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Guila Muir

Developing trainers, presenters and facilitators to make a difference

3 Tips to Improve Your Meetings

(since we cant get rid of them altogether)

If you feel a chill of dread at the prospect of leading or participating in a meeting, you are not alone. 71% of managers say meetings are unproductive and inefficient. Studies show that the more meetings we attend, the worse we feel about ourselves and our jobs. And yet between 36 and 56 million meetings occur in the US every day (see citations for these studies at end of post).

Prevent “Meetings to Meet”

First, you must ask “WHO really needs to participate in this meeting?” Shun collaboration for collaboration’s sake. Make sure that those who participate in meetings are the ones who can get things done.

1. Prepare, Then Participate Early

If you are leading the meeting, send out an outcome-focused agenda within a week of the meeting. If your role is meeting member, read the agenda carefully. Plot the best moment for your contribution. Converse with key players before you get into the room. Speak as early as possible once the meeting begins.

2. Prevent the Tyranny of the Most Verbose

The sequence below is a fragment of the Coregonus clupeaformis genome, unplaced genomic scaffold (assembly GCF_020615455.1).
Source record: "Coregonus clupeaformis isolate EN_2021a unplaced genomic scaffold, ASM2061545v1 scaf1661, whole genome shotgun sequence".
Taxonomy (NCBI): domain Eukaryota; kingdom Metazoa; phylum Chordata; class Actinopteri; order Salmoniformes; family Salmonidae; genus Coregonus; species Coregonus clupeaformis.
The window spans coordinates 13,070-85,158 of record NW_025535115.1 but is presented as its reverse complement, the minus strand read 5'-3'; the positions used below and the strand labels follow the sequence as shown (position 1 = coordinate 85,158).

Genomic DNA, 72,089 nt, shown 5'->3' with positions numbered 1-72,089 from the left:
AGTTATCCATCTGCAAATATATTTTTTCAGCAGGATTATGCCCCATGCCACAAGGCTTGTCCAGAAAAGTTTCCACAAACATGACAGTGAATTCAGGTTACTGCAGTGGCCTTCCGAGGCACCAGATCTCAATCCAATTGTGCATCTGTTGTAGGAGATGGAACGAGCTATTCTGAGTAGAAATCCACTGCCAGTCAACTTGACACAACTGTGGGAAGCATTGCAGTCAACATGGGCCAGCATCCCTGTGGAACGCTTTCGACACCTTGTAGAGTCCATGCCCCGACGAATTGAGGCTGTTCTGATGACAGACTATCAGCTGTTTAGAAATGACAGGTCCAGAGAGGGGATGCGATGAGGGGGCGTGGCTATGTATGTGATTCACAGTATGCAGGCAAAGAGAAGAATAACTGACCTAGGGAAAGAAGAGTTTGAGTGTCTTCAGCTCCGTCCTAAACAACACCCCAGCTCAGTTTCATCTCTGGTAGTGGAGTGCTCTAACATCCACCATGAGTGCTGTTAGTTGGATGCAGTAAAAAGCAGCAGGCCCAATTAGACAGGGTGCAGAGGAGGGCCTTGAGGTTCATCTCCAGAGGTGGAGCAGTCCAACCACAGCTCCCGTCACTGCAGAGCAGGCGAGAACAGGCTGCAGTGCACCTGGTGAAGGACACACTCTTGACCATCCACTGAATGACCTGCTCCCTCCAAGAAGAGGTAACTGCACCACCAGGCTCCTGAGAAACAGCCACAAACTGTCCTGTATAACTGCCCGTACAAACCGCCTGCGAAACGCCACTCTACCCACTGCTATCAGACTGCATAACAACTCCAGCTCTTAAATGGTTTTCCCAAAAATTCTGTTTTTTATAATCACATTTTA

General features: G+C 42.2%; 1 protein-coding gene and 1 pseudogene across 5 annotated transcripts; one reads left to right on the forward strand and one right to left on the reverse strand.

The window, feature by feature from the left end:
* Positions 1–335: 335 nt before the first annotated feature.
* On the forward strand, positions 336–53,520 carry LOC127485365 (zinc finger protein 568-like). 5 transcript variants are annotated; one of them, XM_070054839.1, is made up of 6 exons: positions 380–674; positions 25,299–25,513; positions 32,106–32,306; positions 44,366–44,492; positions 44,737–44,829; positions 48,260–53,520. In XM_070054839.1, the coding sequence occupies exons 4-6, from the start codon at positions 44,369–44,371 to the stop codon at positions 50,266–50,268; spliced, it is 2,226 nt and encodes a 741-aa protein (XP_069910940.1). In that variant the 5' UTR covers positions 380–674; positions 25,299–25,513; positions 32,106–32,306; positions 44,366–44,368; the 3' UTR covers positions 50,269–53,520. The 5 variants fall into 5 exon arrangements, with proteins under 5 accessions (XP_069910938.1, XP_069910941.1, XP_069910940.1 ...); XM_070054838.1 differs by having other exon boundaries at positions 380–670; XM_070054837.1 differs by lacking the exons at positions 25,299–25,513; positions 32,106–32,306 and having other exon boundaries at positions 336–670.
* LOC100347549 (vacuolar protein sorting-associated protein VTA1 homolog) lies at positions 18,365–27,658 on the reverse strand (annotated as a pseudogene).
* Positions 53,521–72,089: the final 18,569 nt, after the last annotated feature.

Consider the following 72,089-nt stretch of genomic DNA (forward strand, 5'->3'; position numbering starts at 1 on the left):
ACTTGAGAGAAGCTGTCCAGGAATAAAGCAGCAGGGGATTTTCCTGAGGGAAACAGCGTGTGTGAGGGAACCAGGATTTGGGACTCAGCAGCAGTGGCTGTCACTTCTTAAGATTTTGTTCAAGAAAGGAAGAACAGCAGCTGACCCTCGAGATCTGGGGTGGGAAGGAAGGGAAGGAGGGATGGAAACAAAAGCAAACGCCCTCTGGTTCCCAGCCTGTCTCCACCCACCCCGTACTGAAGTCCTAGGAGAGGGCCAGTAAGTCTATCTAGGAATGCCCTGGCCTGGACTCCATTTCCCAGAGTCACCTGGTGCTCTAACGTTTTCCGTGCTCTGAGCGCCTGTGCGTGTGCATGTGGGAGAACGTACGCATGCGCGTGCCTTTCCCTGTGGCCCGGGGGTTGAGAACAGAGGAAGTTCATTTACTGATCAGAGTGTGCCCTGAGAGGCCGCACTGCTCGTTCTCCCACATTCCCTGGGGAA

Those who speak most forcefully often dictate what happens in a meeting. Many of us find that speaking up can be nerve-racking in an environment like this. To make it easier to jump in, be sure to express confidence through your body language and word choice.

Sit toward the front of your seat and do not lean back. Consider ditching your laptop; it can set up a barrier between you and everyone else. Speak up, be factual and clear, and avoid deferential language and filler words such as “I think”, “maybe”, etc.

3. Embrace the Uncomfortable

Groups are more creative and productive when differences are aired. Take the risk to identify “the elephant in the room”. Remember, if something does not feel right to you, odds are it is not just you. Enormous time and energy is wasted when meeting members try to ignore uncomfortable issues.

Meetings should be action sessions. At their best, meetings solve problems and set direction. Let’s all take the steps above, and make this commitment: Fewer, more productive meetings!